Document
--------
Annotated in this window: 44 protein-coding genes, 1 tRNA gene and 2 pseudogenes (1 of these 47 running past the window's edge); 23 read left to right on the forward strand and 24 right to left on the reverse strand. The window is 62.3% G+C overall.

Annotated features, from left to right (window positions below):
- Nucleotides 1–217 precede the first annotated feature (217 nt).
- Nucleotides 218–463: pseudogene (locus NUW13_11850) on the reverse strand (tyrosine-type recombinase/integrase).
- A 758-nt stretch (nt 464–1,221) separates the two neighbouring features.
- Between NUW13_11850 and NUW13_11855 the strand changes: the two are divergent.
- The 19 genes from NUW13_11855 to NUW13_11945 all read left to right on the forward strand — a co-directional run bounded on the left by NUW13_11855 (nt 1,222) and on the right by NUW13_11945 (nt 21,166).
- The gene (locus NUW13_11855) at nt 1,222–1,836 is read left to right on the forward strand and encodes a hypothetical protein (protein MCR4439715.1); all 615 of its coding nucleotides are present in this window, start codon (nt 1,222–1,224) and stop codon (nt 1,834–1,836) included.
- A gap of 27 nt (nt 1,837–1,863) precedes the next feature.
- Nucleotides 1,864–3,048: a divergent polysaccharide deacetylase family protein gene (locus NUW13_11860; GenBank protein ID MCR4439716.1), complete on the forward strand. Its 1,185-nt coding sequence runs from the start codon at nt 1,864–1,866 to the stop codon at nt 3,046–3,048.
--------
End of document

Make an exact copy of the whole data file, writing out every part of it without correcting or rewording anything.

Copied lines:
Annotated in this window: 44 protein-coding genes, 1 tRNA gene and 2 pseudogenes (1 of these 47 running past the window's edge); 23 read left to right on the forward strand and 24 right to left on the reverse strand. The window is 62.3% G+C overall.

Annotated features, from left to right (window positions below):
- Nucleotides 1–217 precede the first annotated feature (217 nt).
- Nucleotides 218–463: pseudogene (locus NUW13_11850) on the reverse strand (tyrosine-type recombinase/integrase).
- A 758-nt stretch (nt 464–1,221) separates the two neighbouring features.
- Between NUW13_11850 and NUW13_11855 the strand changes: the two are divergent.
- The 19 genes from NUW13_11855 to NUW13_11945 all read left to right on the forward strand — a co-directional run bounded on the left by NUW13_11855 (nt 1,222) and on the right by NUW13_11945 (nt 21,166).
- The gene (locus NUW13_11855) at nt 1,222–1,836 is read left to right on the forward strand and encodes a hypothetical protein (protein MCR4439715.1); all 615 of its coding nucleotides are present in this window, start codon (nt 1,222–1,224) and stop codon (nt 1,834–1,836) included.
- A gap of 27 nt (nt 1,837–1,863) precedes the next feature.
- Nucleotides 1,864–3,048: a divergent polysaccharide deacetylase family protein gene (locus NUW13_11860; GenBank protein ID MCR4439716.1), complete on the forward strand. Its 1,185-nt coding sequence runs from the start codon at nt 1,864–1,866 to the stop codon at nt 3,046–3,048.